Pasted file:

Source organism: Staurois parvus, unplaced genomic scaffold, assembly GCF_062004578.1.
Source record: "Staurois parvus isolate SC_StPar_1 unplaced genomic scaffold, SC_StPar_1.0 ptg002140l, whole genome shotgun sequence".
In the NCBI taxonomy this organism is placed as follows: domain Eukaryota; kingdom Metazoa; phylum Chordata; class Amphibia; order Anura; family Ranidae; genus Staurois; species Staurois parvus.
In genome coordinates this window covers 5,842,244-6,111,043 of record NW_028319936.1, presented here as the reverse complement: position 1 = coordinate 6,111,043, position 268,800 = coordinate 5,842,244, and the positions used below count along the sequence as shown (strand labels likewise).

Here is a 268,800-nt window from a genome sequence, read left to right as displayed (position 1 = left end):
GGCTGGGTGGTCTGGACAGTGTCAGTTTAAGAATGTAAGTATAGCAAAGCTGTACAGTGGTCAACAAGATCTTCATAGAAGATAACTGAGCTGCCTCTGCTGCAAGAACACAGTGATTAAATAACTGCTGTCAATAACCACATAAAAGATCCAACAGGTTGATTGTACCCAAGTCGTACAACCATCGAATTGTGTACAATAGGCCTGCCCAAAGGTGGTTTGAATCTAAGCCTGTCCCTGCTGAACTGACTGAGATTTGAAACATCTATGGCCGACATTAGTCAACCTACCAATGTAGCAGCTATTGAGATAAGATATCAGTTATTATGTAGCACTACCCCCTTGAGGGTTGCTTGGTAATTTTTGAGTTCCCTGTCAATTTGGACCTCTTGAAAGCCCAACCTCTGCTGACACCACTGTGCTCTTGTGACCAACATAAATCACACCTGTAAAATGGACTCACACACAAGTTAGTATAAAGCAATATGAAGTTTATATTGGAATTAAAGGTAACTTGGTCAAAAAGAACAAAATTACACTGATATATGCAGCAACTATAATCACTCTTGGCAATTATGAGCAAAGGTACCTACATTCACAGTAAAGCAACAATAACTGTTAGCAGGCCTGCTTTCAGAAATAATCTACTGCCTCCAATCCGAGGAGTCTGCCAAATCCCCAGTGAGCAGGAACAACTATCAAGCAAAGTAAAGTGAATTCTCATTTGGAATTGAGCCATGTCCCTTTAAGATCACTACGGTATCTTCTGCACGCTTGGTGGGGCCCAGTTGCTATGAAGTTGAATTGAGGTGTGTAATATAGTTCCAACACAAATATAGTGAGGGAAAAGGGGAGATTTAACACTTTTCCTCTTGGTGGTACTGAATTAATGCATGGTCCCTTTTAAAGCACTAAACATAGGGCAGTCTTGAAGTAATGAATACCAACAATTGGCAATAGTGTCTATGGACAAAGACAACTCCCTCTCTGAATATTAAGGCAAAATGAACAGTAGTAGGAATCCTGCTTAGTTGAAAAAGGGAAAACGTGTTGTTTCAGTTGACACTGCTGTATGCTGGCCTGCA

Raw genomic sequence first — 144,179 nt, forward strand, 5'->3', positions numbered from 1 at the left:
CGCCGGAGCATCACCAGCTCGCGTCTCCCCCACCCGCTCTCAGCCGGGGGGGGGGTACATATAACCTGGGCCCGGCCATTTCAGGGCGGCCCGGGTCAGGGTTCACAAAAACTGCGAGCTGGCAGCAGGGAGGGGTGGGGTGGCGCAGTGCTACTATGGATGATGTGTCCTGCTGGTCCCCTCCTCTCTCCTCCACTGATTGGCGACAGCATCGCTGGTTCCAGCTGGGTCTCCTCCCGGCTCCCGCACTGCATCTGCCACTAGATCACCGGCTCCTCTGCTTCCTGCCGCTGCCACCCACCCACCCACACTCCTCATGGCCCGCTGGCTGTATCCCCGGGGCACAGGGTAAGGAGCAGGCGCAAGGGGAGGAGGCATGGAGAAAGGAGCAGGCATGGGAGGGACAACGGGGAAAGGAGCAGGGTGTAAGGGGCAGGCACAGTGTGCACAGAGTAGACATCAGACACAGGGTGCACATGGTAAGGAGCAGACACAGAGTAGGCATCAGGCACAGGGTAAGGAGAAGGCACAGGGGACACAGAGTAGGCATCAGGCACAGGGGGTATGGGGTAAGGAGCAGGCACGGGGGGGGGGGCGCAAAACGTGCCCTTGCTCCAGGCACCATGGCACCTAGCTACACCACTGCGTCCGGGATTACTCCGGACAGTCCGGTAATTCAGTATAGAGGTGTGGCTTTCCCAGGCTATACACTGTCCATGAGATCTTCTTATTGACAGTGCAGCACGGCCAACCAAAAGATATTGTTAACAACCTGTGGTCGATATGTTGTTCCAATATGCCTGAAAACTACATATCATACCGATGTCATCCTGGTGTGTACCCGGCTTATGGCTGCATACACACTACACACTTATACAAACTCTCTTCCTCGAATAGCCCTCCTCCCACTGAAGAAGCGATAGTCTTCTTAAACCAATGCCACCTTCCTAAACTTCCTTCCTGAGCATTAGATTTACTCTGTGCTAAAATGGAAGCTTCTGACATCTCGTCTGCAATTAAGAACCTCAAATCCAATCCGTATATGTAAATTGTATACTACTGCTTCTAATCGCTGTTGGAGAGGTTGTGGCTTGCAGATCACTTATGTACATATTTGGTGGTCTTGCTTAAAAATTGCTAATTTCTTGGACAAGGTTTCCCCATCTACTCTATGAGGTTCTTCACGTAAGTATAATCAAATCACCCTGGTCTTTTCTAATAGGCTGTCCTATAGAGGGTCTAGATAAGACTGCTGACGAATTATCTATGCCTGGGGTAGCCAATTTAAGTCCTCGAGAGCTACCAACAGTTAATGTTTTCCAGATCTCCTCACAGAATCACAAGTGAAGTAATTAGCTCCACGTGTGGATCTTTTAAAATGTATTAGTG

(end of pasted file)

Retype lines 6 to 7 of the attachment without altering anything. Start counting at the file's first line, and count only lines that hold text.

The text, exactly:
GGCTGGGTGGTCTGGACAGTGTCAGTTTAAGAATGTAAGTATAGCAAAGCTGTACAGTGGTCAACAAGATCTTCATAGAAGATAACTGAGCTGCCTCTGCTGCAAGAACACAGTGATTAAATAACTGCTGTCAATAACCACATAAAAGATCCAACAGGTTGATTGTACCCAAGTCGTACAACCATCGAATTGTGTACAATAGGCCTGCCCAAAGGTGGTTTGAATCTAAGCCTGTCCCTGCTGAACTGACTGAGATTTGAAACATCTATGGCCGACATTAGTCAACCTACCAATGTAGCAGCTATTGAGATAAGATATCAGTTATTATGTAGCACTACCCCCTTGAGGGTTGCTTGGTAATTTTTGAGTTCCCTGTCAATTTGGACCTCTTGAAAGCCCAACCTCTGCTGACACCACTGTGCTCTTGTGACCAACATAAATCACACCTGTAAAATGGACTCACACACAAGTTAGTATAAAGCAATATGAAGTTTATATTGGAATTAAAGGTAACTTGGTCAAAAAGAACAAAATTACACTGATATATGCAGCAACTATAATCACTCTTGGCAATTATGAGCAAAGGTACCTACATTCACAGTAAAGCAACAATAACTGTTAGCAGGCCTGCTTTCAGAAATAATCTACTGCCTCCAATCCGAGGAGTCTGCCAAATCCCCAGTGAGCAGGAACAACTATCAAGCAAAGTAAAGTGAATTCTCATTTGGAATTGAGCCATGTCCCTTTAAGATCACTACGGTATCTTCTGCACGCTTGGTGGGGCCCAGTTGCTATGAAGTTGAATTGAGGTGTGTAATATAGTTCCAACACAAATATAGTGAGGGAAAAGGGGAGATTTAACACTTTTCCTCTTGGTGGTACTGAATTAATGCATGGTCCCTTTTAAAGCACTAAACATAGGGCAGTCTTGAAGTAATGAATACCAACAATTGGCAATAGTGTCTATGGACAAAGACAACTCCCTCTCTGAATATTAAGGCAAAATGAACAGTAGTAGGAATCCTGCTTAGTTGAAAAAGGGAAAACGTGTTGTTTCAGTTGACACTGCTGTATGCTGGCCTGCA

Raw genomic sequence first — 144,179 nt, forward strand, 5'->3', positions numbered from 1 at the left: